Appetite for expedition cruising remains resilient, with a host of new ships on order this year, finds Katie McGonagle.
Always look on the bright side of life, said the Monty Python crew. While the cruise industry has faced its toughest‑ever challenge over the past year, one of the few bright sparks has been the ongoing enthusiasm for expedition cruising.
After long months in lockdown with little to do but dream about (and save for) their next adventure, many of the keenest travellers are taking the plunge and finally booking that big-ticket trip, confident that by the time they are due to depart, the cruise sector will be back up and running.
It bodes well given the number of new expedition ships coming onto the market, boosting capacity and drawing attention to this growing sector. We’ve picked out a handful of the most hotly anticipated launches to look out for this year, and with so many ships due to set sail – among them Swan Hellenic’s Minerva, Ponant’s Le Commandant Charcot, Quark Expeditions’ Ultramarine, and World Navigator from new line Atlas Ocean Voyages – there are plenty of reasons to get excited about expedition cruising.
For wow factor alone, it would be hard to beat this luxury yacht, heralding Crystal Cruises’ entry into the expedition market with a vessel purpose-built for polar exploration. It’s got more gadgets than James Bond’s Q, with two helicopters for sightseeing, a submersible that can dive down to 980 feet for underwater exploration, and a fold-out platform from which guests can go kayaking, snorkelling or stand-up paddleboarding. There’s no need to sacrifice those little luxuries, though, with incredibly spacious all-suite accommodation, a one-to-one ratio of crew to guests, top-class dining and an extensive spa.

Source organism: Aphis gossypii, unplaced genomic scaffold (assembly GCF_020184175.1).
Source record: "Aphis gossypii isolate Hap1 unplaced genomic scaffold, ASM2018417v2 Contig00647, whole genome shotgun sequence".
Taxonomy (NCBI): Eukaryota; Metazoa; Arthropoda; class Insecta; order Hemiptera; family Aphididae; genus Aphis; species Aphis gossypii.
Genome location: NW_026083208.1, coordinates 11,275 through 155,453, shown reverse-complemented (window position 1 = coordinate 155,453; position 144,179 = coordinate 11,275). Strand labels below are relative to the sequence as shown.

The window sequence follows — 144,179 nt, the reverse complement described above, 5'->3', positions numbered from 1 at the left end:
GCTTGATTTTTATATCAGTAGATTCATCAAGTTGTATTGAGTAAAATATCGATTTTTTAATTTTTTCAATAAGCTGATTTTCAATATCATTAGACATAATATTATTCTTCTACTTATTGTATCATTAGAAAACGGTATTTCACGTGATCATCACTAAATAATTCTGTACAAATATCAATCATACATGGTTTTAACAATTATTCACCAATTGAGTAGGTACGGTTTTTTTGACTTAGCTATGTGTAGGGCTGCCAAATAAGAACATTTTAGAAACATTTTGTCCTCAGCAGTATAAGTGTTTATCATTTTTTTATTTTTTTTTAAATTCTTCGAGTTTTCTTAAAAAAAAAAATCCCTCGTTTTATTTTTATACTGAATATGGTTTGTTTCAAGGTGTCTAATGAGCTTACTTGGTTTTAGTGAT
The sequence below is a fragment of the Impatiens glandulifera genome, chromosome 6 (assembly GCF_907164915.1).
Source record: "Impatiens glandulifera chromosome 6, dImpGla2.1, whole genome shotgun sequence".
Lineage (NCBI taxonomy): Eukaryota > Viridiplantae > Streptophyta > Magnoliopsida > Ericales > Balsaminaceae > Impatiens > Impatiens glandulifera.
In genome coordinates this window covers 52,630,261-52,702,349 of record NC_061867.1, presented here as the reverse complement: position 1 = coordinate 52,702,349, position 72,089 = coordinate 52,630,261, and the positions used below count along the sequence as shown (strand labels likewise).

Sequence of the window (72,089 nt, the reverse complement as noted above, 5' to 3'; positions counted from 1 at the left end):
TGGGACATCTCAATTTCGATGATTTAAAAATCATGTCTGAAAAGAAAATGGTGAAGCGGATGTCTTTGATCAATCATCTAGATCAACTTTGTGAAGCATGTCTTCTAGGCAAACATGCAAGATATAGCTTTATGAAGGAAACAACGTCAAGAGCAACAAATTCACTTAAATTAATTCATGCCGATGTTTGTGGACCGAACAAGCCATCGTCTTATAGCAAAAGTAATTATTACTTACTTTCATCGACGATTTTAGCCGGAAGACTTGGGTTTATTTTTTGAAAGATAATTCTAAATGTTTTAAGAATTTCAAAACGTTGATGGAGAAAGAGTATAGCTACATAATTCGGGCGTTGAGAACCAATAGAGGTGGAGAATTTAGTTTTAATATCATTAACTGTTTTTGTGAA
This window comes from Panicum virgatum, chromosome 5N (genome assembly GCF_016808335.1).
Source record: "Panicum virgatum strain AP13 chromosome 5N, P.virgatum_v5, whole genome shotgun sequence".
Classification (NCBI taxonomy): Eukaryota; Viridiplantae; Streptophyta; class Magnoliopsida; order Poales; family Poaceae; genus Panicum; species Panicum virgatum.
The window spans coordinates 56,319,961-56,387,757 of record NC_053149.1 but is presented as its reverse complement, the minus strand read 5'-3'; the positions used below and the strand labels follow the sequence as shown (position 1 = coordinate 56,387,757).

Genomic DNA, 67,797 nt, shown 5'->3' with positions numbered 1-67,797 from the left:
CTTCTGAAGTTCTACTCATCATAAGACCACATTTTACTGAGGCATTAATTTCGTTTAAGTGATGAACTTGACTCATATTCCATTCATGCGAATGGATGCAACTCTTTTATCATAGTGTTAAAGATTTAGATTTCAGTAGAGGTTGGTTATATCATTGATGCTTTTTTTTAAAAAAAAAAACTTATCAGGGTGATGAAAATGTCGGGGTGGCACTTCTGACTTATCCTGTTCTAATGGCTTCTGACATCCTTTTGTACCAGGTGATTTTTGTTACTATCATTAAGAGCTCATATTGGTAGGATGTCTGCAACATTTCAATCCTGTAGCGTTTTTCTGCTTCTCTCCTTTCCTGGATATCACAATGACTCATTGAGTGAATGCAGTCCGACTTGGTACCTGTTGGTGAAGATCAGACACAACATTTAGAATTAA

“Itineraries range from polar expeditions to ‘cultural discovery’ cruises, including western Africa and Europe.”
Book it: Crystal Endeavor was due to enter service last August, but voyages have been suspended until at least May 1; the line says it is now on track to launch “this summer” but a date has not yet been announced. Itineraries range from polar expeditions to ‘cultural discovery’ cruises, including western Africa and Europe, with prices leading in at $8,549 for a Brazil & Argentina cruise departing October 27.
Aurora Expeditions’ follow-up to the Greg Mortimer, which launched in 2019, will feature the same X-Bow design to allow for smoother ocean crossings, reduce emissions and cut fuel consumption by up to 60%. But Sylvia Earle will make even more of that feature with a two-storey glass atrium lounge offering the best-possible views as the ship charts a course through the waters of Antarctica and South Georgia, Russia’s Kamchatka Peninsula or the Indonesian archipelago of Raja Ampat. The atrium is also where passengers will find the conservation-focused Citizen Science Centre.
“A two-storey glass atrium lounge offers the best-possible views as the ship charts a course through the waters of Antarctica and South Georgia.”